Corresponding Author

Nathan L. Vanderford, PhD, MBA


Author Affiliations

Courtney Martin, BLS,

Markey Cancer Center, University of Kentucky

Lexington KY

Lauren Hudson, BS

Markey Cancer Center and College of Medicine,

University of Kentucky

Lexington KY

Nathan L. Vanderford, PhD, MBA

Markey Cancer Center and Department of Toxicology and Cancer Biology, College of Medicine,

University of Kentucky

Lexington KY

Author Area of Expertise

Courtney Martin: Cancer

Lauren Hudson: Cancer

Nathan L. Vanderford: Cancer, Appalachia, Mentoring


Introduction: Kentucky ranks first in the U.S. in overall cancer incidence and mortality rates. Areas of the state that fall within the Appalachian Region, along Kentucky’s eastern border, experience disproportionately high rates of cancer compared to non-Appalachian counties.

Purpose: This pilot study investigates whether oral history interviews can be used to understand perspectives on cancer among residents of Appalachian Kentucky.

Methods: In 2020, participants (n = 5) who identified as being from and/or having strong connections to Appalachian Kentucky were recruited to participate in this pilot study. Participants included individuals working in cancer-related fields, oncology professionals, and those with personal cancer experience. Using an oral history approach, subjects were asked about challenges within Appalachia that contribute to high rates of cancer regionally. Interviews were analyzed using qualitative content analysis, and data were condensed into themes, subthemes, and subtopics. Relational content analysis was then used to illustrate relationships between the problems being faced in Appalachia and their contributing factors, with potential solutions to those problems.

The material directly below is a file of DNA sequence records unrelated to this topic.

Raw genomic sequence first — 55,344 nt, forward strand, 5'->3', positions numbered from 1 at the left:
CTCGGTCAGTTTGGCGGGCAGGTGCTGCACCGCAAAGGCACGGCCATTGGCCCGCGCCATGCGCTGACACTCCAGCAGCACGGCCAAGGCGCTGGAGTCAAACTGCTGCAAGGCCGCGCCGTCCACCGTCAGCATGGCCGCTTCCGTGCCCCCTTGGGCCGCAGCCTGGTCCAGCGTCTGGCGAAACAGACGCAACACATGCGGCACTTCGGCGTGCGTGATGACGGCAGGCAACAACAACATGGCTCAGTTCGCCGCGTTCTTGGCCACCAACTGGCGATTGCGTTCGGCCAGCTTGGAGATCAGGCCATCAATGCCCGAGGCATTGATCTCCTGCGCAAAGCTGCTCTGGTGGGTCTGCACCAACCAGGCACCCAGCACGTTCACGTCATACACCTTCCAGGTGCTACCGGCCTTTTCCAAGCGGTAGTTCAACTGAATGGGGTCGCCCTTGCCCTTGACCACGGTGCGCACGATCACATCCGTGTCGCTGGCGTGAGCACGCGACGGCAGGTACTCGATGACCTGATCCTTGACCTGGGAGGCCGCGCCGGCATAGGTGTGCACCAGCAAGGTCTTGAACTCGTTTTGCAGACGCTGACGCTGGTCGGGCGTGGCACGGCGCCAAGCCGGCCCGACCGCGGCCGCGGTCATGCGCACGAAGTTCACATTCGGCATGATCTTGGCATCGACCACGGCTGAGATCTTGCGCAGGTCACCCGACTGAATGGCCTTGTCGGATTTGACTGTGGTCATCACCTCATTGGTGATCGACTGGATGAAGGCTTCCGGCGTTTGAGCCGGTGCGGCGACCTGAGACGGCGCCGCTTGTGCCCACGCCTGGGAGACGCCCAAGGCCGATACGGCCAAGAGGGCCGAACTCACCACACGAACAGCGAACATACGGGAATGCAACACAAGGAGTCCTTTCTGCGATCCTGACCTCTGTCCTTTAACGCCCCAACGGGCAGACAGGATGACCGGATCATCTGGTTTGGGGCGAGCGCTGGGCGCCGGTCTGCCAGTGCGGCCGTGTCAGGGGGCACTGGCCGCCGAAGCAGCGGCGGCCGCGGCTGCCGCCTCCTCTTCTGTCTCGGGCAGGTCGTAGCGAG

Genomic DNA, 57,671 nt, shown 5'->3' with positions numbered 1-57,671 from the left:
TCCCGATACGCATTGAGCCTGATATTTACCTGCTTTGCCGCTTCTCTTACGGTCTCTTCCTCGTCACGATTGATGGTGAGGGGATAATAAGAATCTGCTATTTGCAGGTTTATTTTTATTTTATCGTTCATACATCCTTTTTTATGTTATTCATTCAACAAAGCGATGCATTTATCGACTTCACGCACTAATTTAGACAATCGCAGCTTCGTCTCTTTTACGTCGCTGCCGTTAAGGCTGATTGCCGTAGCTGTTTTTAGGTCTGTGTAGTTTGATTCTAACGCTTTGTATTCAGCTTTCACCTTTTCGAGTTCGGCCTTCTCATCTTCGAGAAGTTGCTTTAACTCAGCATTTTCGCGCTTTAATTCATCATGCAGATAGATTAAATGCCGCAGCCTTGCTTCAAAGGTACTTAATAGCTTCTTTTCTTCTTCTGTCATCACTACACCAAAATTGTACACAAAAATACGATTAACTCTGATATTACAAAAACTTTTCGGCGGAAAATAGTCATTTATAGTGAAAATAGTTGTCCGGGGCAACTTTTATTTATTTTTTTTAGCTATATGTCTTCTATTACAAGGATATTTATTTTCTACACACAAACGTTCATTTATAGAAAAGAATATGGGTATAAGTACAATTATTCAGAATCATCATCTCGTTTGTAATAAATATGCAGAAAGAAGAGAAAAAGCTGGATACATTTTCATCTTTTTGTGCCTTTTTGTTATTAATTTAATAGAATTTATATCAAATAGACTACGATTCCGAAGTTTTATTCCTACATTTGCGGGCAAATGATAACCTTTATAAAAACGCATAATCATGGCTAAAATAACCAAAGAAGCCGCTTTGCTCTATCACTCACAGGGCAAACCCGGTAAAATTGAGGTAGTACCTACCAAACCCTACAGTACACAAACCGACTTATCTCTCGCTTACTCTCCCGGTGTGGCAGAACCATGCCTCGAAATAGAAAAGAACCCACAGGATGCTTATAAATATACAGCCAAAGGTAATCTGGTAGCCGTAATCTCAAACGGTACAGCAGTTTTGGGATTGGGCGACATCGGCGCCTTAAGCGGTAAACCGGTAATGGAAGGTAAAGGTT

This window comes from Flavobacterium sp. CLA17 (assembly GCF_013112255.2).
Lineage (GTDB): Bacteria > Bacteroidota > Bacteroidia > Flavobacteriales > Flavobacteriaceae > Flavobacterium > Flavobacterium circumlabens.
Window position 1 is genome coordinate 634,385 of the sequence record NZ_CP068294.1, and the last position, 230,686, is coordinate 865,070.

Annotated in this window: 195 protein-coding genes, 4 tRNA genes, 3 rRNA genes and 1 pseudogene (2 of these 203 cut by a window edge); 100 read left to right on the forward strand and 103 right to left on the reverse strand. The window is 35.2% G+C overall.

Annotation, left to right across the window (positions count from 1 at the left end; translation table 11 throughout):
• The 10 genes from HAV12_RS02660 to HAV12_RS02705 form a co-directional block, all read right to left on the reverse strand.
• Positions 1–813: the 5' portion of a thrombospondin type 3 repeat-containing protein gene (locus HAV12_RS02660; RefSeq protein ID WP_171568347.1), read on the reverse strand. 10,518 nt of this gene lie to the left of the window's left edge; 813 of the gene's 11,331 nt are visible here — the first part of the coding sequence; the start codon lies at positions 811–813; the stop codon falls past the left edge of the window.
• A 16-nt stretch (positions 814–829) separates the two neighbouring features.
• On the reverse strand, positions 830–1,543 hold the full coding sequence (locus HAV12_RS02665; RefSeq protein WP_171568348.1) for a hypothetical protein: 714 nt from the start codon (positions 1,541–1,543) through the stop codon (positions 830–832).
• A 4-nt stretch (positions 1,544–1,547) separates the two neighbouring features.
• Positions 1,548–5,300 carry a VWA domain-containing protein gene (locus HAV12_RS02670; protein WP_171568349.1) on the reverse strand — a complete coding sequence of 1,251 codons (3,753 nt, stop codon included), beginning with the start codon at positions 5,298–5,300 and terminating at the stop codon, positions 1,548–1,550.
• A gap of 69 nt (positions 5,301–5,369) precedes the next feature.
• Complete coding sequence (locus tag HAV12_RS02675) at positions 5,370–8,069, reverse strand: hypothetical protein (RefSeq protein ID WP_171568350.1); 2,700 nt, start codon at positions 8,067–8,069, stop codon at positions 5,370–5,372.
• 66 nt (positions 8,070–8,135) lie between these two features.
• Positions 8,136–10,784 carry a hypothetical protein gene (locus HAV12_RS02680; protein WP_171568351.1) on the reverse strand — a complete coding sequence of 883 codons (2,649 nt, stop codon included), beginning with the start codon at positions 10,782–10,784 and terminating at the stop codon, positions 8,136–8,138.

Results: Six key themes emerged from analysis of the oral history interviews: (1) problems being faced in Appalachia; (2) contributing factors; (3) potential solutions; (4) Appalachian disposition; (5) experiences with and thoughts on cancer; and (6) defining success v. the future without changes (intervention). A further 25 subthemes were identified from within these themes. Taken together, these themes and subthemes point to potential areas for specific intervention to shift Appalachia’s cancer burden.

Implications: This pilot study demonstrates potential benefit in using oral history interviews to elucidate Appalachian Kentuckians’ perspectives on cancer. From the nuanced insights gained through this method, a set of culturally appropriate interventions were identified that could address the disproportionate cancer burden in the region. Future studies using an oral history approach could aim to reveal other specific aspects of how cancer impacts individuals, families, and communities.



Creative Commons License

Creative Commons Attribution 4.0 License
This work is licensed under a Creative Commons Attribution 4.0 License.

Appendix A Supplemental Tables 10.6.22.docx (14 kB)
Appendix A: Supplemental Tables

Recommended Citation

Martin C, Hudson L, Vanderford NL. Piloting an oral history approach to investigate cancer perspectives among residents of Appalachian Kentucky. J Appalach Health 2023;5(1):95–113. DOI: https://doi.org/10.13023/jah.0501.07.